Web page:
The Committee For a Two-Newspaper Town today announced it is dropping its current legal challenge to the new Times/P-I Joint Operating Agreement and, for the

"/>

CTNT Drops Challenge

Won't pursue lawsuit against Times/P-I deal.

The Committee For a Two-Newspaper Town today announced it is dropping its current legal challenge to the new Times/P-I Joint Operating Agreement and, for the time being, fading into the background. But CTNT said it could resume its court fight "if it turns out that that the newspapers, who have withheld information about their recent settlement, do not intend to maintain the separate editorial voices that have served Seattle well..." The full announcement after the jump:

The Committee For a Two-Newspaper Town remains committed to its mission of preserving independent daily newspapers in Seattle.  CTNT is voluntarily withdrawing its 2003 complaint against the Seattle Times and Hearst.  If it turns out that the newspapers, who have withheld information about their recent settlement, do not intend to maintain the separate editorial voices that have served Seattle well, CTNT stands ready to represent the interests of readers as needed.

CTNT is pleased that the newspapers say they have abandoned the odious payoff clause that was challenged in CTNT's complaint.  "We feel we have accomplished a great deal by exposing the illegality of the newspapers' 1999 plan to pay Hearst to close the P-I," said CTNT Co-chair Anne Bremner.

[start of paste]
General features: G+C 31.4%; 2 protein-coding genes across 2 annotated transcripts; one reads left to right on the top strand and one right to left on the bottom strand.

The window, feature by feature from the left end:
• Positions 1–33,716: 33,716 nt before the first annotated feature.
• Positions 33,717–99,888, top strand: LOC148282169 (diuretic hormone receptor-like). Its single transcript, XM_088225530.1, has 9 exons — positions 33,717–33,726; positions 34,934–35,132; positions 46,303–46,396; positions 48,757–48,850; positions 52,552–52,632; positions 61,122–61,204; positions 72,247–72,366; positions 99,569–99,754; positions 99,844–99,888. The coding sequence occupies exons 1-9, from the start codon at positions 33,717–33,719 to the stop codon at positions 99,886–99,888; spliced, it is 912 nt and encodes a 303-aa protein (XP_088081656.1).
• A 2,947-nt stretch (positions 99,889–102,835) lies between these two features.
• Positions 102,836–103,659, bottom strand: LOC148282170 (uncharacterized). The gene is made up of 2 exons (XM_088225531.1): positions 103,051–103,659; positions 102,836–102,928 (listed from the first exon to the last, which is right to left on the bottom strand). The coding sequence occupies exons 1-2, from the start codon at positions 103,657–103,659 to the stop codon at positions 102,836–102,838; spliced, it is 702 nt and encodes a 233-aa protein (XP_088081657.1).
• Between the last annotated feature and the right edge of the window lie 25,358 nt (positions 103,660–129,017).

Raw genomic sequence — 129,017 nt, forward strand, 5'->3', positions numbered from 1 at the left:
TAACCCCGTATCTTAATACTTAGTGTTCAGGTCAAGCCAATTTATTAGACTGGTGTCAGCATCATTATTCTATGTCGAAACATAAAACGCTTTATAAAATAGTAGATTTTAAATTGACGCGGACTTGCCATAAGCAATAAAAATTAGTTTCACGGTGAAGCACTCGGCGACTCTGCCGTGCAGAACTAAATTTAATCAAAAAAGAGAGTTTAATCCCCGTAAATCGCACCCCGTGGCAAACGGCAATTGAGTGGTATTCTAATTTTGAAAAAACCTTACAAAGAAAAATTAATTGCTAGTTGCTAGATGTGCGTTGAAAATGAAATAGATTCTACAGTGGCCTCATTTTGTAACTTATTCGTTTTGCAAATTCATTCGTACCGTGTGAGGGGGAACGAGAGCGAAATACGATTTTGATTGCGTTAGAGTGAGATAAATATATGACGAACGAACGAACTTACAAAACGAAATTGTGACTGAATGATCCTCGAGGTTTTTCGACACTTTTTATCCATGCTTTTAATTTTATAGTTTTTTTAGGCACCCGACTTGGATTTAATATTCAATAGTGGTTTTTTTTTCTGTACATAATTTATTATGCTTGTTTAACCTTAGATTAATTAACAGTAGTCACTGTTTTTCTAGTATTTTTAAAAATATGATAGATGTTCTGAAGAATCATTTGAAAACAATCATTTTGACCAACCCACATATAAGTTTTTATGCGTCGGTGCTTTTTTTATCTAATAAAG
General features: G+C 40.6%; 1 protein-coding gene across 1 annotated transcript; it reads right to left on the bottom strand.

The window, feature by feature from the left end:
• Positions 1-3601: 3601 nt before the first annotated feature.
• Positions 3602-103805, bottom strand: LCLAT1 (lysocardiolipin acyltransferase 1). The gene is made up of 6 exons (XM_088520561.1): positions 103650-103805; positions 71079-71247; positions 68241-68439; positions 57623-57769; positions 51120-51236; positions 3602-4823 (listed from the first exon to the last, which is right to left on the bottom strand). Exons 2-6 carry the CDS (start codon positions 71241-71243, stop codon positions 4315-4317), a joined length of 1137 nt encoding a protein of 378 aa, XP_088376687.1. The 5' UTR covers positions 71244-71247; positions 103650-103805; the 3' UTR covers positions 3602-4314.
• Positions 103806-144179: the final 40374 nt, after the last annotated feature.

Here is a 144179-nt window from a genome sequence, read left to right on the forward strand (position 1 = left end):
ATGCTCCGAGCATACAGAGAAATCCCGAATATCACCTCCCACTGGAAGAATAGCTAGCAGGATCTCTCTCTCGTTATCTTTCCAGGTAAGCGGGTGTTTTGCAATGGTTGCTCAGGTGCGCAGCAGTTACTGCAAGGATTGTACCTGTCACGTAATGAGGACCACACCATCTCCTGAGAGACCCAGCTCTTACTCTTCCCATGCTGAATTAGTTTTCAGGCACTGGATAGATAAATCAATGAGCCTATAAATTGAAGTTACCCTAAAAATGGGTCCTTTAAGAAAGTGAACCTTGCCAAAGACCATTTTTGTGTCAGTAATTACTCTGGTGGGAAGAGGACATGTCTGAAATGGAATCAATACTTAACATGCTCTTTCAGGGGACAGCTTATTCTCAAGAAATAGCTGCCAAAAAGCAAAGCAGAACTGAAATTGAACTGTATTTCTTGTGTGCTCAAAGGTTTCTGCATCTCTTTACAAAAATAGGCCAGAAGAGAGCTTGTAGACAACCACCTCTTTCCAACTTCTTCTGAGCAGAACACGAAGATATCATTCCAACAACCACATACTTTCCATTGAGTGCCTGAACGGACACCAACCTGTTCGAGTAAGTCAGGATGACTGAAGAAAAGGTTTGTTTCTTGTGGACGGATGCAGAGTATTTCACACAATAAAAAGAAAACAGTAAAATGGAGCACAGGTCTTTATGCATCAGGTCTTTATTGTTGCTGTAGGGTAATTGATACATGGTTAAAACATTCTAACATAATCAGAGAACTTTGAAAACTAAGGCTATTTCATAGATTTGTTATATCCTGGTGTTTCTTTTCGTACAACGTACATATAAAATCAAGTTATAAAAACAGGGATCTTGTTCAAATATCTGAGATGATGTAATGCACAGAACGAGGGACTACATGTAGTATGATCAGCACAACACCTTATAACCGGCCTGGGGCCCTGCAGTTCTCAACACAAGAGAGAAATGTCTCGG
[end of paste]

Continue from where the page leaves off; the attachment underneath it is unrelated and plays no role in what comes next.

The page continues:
CTNT will hold the newspapers to their word that there are no undisclosed agreements that would violate the state Constitution.  "Our vigilance is designed to ensure that the agreement achieved by these news organizations in a secret proceeding will actually result in the preservation of both papers," said CTNT Co-Chair Phil Talmadge, a former State Supreme Court justice and former state senator.

Meanwhile, CTNT will defend the public's right to know about the state Attorney General's antitrust investigation of the newspapers' joint operations.  Like the Seattle newspapers, Attorney General Rob McKenna has advocated for open government. CTNT's efforts to uphold open-government principles are consistent with its overall mission to promote a vigorous public discussion of issues important to the Seattle area.

 
comments powered by Disqus

Friends to Follow